Byline: Josephine Bow

SHANGHAI — The China Daily headline proudly proclaims that China achieved record highs in textile and apparel exports for the first six months of 1997, topping $19.8 billion, or a 33 percent increase over the same period last year.
But check with some Shanghai-based garment professionals and they’ll paint another picture.
“The U.S. quota situation this year has been terrible,” said the general manager of an American trading company that sources sweaters and fleecewear from about 25 factories located within a day’s travel from Shanghai. “We think this is due to the strict crackdown over the past year over illegal transshipments, especially from Hong Kong. Everybody’s up here trying to get China quota.” Hong Kong apparel exports to the U.S. for the first four months of 1997 were down 13 percent.
This year, the trading company did a huge knit program and was forced to look for category 347/8 cotton pants quota for the first time. Because of extreme demand, quota premiums have been changing midstream, after orders are booked. For yearend shipments, category 347/8 has reached a whopping $55/dozen.
“We didn’t personally cut any orders, but we know others who have,” said the general manager, who requested anonymity. “Watching for embargo levels to hit is another headache. We’ve got stuff in embargo right now.”
Make no mistake, although China is still an apparel exporting powerhouse, the relentless growth of the past decade now looks set to slow. A countrywide database project being conducted by a large American sponsor has revealed serious overcapacity in most factories, with some of the most agile now trying to build national brands and targeting domestic sales. With purchasing power and retail prices increasing steadily countrywide, profits can often be more lucrative than in tight export markets.
The North American Free Trade Agreement, enacted in 1994, which allows apparel to enter the U.S. quota-free and duty-free if made in the trade zone from U.S. fabric, has made a serious dent in Asian export orders. In 1980, Asia accounted for over 80 percent of U.S. imported apparel market share; by last year, apparel processed in the NAFTA zone accounted for 37 percent of total U.S. share, with all Asia combined dropping to 40 percent.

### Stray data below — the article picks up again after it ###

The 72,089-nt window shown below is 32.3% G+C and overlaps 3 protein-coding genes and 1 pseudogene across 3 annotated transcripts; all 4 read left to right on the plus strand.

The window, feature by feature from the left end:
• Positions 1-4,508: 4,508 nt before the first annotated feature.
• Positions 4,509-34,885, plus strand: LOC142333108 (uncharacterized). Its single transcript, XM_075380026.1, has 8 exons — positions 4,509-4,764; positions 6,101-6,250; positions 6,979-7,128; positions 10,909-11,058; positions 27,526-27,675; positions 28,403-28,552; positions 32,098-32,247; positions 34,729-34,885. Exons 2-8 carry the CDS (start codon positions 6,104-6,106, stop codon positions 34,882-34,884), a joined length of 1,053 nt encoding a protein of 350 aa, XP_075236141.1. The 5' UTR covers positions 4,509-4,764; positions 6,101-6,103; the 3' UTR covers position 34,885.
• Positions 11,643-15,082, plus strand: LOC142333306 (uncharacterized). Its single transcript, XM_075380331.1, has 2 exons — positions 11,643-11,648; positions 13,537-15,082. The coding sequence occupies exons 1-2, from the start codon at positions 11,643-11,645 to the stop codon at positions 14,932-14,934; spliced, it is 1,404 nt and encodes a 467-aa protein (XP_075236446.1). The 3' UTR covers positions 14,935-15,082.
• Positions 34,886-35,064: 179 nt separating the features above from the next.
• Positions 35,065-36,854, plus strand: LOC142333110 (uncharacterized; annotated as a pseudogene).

“We have certainly lost orders to NAFTA,” said Cao Huiqi, manager at CTMTC, a Shanghai-based import/export corporation. But NAFTA is also opening up new markets. Cao reports that some of her largest shipments, cheap sandwashed polyester-padded jackets — the kind no one wants to touch anymore in the U.S. — are now heading to South America via orders from a U.S. importer. Inevitably, some China factories will also be following Hong Kong and other Asian manufacturers, setting up NAFTA production bases.
China also has to worry about garment factories in Thailand, Indonesia, Malaysia and the Philippines, whose now-battered currencies will make prices look more enticing to buyers — provided the factories can stay in business. Serious challenges are also being posed by Bangladesh, India, Pakistan and Sri Lanka, where daily wages remain under the $2 mark while performance improves steadily.
“Shanghai factories are only good for production at mid-range prices and above,” said Patricia Chin, merchandising manager for Charming Shoppes, which sources about 15 percent of its global production in China. The remaining 25 percent of its Asian sourcing is farmed out to India, Bangladesh and Malaysia.
In their defense, the American general manager said that some Shanghai manufacturers have become very efficient.